In September of 2016, Corepower Yoga launched their #WhyIYoga campaign. Their community could upload a photo on the CPY website, and enter up to 20 characters explaining why they yoga. These words appeared as a scripted overlay on top of the image, which increased the share ability of each photo. This is a great example of a brand that elevates their contest above simple testimonials or requests for customers to talk directly about the brand. Instead, it united the CPY community in their love of and appreciation of yoga, and expressing their personal and unique reasons to committing to this practice.
What to Learn
- The power of tangential campaigns: The most common form of User Generated Content campaigns centers around testimonials: this is why I love this brand, this is me sporting this brand’s products, etc. However, Corepower Yoga demonstrates here how effective it can be to raise a campaign above a brand, a product, or a service, and have it be about something bigger. By tying this campaign into individual expressions around a shared experience of yoga, they unlocked their customers creative expression, and united their community around a central cause.
- How simple technology can make a User Generated Content campaign more fun: in the description below, we show you the user experience as part of this campaign. It is very simple and straightforward. However, the process of adding a branded overlay on top of an image was a brilliant way to get more people to participate and more people to share. While the technology was simple, it was very powerful.
- UGC Type: Photo with branded overlay answering the question, #WhyIYoga
- Duration: 1 month active promotion, on site for 6+ months afterwards
- Budget: Unknown
- Partners: Technical solution built in-house
- Campaign Date: September 2016
- Incentives: Periodic offers of one-month of free Corepower Yoga classes
- 214 photos shared on Instagram in September, 2016
- 66 photos shared on Instagram in October, 2016
- 10 photos share don Instagram in November, 2016
- Photos displayed in an interactive gallery on the CorepowerYoga.com website
Examples of Content Received
First of all, I wanted to share a bit more about the functionality for this campaign, because it is very, very cool.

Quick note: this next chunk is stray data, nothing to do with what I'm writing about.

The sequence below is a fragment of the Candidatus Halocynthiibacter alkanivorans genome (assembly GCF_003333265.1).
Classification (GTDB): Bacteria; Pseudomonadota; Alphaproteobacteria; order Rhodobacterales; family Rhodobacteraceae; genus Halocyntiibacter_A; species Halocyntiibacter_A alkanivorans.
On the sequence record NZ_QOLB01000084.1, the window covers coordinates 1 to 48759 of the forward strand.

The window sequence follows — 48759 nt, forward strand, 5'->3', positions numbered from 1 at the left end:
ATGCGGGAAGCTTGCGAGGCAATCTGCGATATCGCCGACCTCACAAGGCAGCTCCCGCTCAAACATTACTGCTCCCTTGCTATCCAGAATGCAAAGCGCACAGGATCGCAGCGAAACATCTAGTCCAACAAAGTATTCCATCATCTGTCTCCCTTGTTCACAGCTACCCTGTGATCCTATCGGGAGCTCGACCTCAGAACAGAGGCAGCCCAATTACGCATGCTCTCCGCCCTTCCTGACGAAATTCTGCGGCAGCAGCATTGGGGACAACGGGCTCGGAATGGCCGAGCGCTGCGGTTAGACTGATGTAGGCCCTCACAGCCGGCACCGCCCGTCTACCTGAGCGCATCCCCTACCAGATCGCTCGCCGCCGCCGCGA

As you can see, Corepower Yoga allowed their customers to expand on what they do within the studio – allow people to write on a post-it note sized piece of paper about the reason why they yoga. With the #WhyIYoga campaign, CPY took this online, by adding an innovative, Instagram filter-esque feature that allowed their community to easily upload a photo, resize and re-center the photo, and they type in up to 20 characters answering the question: Why I Yoga.
Skimming the photos above they’re both inspiring, heartfelt, and – at times – silly. What we love about this campaign is that CPY wasn’t jonesing for compliments; they weren’t looking for customers to talk about why they love Corepower Yoga. Instead, CPY elevated their campaign to allowing their community to express all the reasons why they love yoga and the reason behind their participation.
Just like with Instagram filters, this cool overlay increased sharing amongst their community and increased participation. As their community shared these photos on Facebook, Twitter, and Instagram, CPY’s branding went along with it. We are surprised that, as part of the submission process, CPY didn’t request the rights to use the content, or even receive participants email addresses. This is one change we’d make to this campaign, but it might be the only one.
It appears that the campaign was mostly promoted within their studios and by a few brand ambassadors who gave away a month of free Corepower Yoga. But that seems to be about it in terms of incentives. That speaks to how much this campaign resonated with their community.
We think this campaign is a powerful example of how a simple photo overlay can increase sharing and participation, and also how User Generated Content can be elevated to about a tangential topic, rather than simply a branded testimonial.